One of the first things pet owners are likely to wonder is how long their dog can live with Cushing’s Disease, or whether or not their dog is in pain.
Generally speaking, your dog can absolutely still live a long, happy life with this illness. This prognosis only really changes when there is a large tumor present or a malignant one. Neither of these illnesses is a very common occurrence.
To put it simply, Cushing’s Disease occurs when the dog’s body begins to create levels of cortisol that are higher than the body can handle. Typically, the hormone cortisol is made by the adrenal glands, which is why the illness can often be called hyperadrenocorticism.
However, the non-functioning adenoma can cause a build-up of pressure in the surrounding area. It’s also important to remember that there can be heightened levels of ACTH in the body when the adenoma is functioning and the glands are creating the hormone as well.
Now, you have a better idea of what Cushing’s is, and how to pick out the Cushing’s Disease Symptoms in dogs when they show up.
Medications commonly used for Cushing’s Disease are:
When there is too much cortisol in the body, issues can show up. When the adrenal glands are working normally, they do a number of things like handling stress, regulating metabolism, blood glucose, and blood pressure. As you can imagine, when these things lose their balance, a lot can go wrong in the body very quickly. Some may also refer to it as Cushing Syndrome in dogs.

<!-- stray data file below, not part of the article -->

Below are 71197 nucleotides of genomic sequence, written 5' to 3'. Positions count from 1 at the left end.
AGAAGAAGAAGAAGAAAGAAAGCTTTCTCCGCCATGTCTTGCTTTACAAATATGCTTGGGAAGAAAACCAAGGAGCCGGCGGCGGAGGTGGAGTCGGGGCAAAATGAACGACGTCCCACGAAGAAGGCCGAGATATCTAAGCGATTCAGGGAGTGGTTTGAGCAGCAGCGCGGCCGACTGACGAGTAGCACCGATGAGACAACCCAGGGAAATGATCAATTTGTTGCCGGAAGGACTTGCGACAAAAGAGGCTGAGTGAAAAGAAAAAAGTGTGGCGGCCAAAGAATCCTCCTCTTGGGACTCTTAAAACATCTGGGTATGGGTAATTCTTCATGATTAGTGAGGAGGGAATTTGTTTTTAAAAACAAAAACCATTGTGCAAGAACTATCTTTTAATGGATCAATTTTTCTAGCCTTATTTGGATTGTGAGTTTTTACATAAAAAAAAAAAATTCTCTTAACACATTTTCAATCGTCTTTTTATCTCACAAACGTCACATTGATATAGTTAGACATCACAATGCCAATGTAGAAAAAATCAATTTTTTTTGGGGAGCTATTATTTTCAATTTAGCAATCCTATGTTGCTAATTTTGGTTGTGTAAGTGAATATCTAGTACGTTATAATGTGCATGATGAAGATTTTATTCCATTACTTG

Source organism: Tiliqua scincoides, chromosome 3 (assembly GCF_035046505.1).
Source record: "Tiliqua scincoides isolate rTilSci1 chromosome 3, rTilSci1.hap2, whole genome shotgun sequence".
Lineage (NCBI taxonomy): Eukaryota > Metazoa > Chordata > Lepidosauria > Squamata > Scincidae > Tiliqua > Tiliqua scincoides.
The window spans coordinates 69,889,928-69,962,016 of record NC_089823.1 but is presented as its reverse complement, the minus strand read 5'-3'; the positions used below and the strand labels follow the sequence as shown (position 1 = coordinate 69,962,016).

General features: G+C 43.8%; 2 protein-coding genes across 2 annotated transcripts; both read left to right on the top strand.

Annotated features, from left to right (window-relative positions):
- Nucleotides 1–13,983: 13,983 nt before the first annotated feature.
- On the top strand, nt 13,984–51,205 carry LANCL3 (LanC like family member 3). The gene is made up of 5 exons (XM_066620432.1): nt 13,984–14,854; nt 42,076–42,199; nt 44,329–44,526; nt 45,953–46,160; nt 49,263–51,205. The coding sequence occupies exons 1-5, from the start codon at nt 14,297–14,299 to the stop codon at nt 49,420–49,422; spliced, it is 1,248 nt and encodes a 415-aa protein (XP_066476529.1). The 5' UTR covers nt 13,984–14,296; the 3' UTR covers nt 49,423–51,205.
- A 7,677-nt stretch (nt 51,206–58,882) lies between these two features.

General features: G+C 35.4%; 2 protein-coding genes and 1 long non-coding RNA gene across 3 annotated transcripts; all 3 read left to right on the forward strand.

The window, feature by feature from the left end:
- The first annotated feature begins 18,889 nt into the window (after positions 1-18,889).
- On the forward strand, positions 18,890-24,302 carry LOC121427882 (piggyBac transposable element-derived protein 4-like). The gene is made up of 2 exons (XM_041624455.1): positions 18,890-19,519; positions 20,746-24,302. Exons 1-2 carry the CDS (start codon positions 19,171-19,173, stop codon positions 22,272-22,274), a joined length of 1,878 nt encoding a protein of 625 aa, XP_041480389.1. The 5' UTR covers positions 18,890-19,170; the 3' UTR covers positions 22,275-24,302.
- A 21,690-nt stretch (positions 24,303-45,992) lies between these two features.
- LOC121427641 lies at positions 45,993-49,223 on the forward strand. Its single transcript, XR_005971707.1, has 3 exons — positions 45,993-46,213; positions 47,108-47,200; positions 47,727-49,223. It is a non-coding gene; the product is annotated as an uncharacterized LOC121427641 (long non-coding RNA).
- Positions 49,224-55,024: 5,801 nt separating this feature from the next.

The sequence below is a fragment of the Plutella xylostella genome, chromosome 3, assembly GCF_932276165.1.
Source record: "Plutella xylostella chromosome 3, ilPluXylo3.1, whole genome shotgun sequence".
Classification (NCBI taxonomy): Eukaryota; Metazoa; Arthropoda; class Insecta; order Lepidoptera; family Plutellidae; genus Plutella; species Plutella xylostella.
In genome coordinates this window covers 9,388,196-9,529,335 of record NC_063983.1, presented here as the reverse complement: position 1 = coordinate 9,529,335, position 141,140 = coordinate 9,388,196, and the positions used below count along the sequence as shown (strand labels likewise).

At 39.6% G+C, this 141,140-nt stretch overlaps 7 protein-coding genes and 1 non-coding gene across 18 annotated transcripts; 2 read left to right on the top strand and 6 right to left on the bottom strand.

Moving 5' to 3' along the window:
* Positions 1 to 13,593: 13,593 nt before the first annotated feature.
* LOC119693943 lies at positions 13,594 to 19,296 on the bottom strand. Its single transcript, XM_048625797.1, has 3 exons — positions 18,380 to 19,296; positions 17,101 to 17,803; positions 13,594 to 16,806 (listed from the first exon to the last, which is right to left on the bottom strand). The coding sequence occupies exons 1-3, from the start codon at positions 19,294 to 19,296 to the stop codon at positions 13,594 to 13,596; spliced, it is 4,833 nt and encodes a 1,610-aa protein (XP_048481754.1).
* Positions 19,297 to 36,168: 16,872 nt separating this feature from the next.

Ultimately, tests will need to be performed in order to determine if your dog has Cushing’s disease, but there are some symptoms that can help to signify what might be going on.
Well, it all starts in the hypothalamus, a small part of the brain that plays a crucial role in hormone production.
Table of Contents
Unfortunately, this is an easy disease to miss and usually needs a 2 or 3-part blood test to properly diagnose the syndrome.
How is Cushing’s Normally Treated?
You may find that CBD can help regulate some of the hormone problems associated with Cushing’s and therefore help your pup cope with their symptoms.